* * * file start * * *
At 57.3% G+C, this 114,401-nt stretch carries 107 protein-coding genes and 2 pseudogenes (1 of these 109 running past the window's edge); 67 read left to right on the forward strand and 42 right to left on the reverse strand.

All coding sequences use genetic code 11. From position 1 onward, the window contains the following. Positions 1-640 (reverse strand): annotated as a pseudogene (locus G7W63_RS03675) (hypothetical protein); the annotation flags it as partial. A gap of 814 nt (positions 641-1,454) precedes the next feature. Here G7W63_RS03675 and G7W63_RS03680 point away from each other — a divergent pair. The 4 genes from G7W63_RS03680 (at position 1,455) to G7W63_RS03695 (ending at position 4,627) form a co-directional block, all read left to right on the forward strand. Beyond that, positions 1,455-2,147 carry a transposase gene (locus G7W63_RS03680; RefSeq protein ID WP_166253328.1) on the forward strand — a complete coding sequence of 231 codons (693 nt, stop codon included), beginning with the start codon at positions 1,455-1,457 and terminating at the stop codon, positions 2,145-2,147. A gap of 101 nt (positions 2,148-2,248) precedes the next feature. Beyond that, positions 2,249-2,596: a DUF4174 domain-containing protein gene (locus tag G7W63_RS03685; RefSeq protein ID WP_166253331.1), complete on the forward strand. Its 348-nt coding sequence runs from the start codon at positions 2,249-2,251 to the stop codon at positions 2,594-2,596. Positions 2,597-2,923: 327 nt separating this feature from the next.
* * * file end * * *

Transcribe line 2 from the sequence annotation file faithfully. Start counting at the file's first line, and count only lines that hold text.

All coding sequences use genetic code 11. From position 1 onward, the window contains the following. Positions 1-640 (reverse strand): annotated as a pseudogene (locus G7W63_RS03675) (hypothetical protein); the annotation flags it as partial. A gap of 814 nt (positions 641-1,454) precedes the next feature. Here G7W63_RS03675 and G7W63_RS03680 point away from each other — a divergent pair. The 4 genes from G7W63_RS03680 (at position 1,455) to G7W63_RS03695 (ending at position 4,627) form a co-directional block, all read left to right on the forward strand. Beyond that, positions 1,455-2,147 carry a transposase gene (locus G7W63_RS03680; RefSeq protein ID WP_166253328.1) on the forward strand — a complete coding sequence of 231 codons (693 nt, stop codon included), beginning with the start codon at positions 1,455-1,457 and terminating at the stop codon, positions 2,145-2,147. A gap of 101 nt (positions 2,148-2,248) precedes the next feature. Beyond that, positions 2,249-2,596: a DUF4174 domain-containing protein gene (locus tag G7W63_RS03685; RefSeq protein ID WP_166253331.1), complete on the forward strand. Its 348-nt coding sequence runs from the start codon at positions 2,249-2,251 to the stop codon at positions 2,594-2,596. Positions 2,597-2,923: 327 nt separating this feature from the next.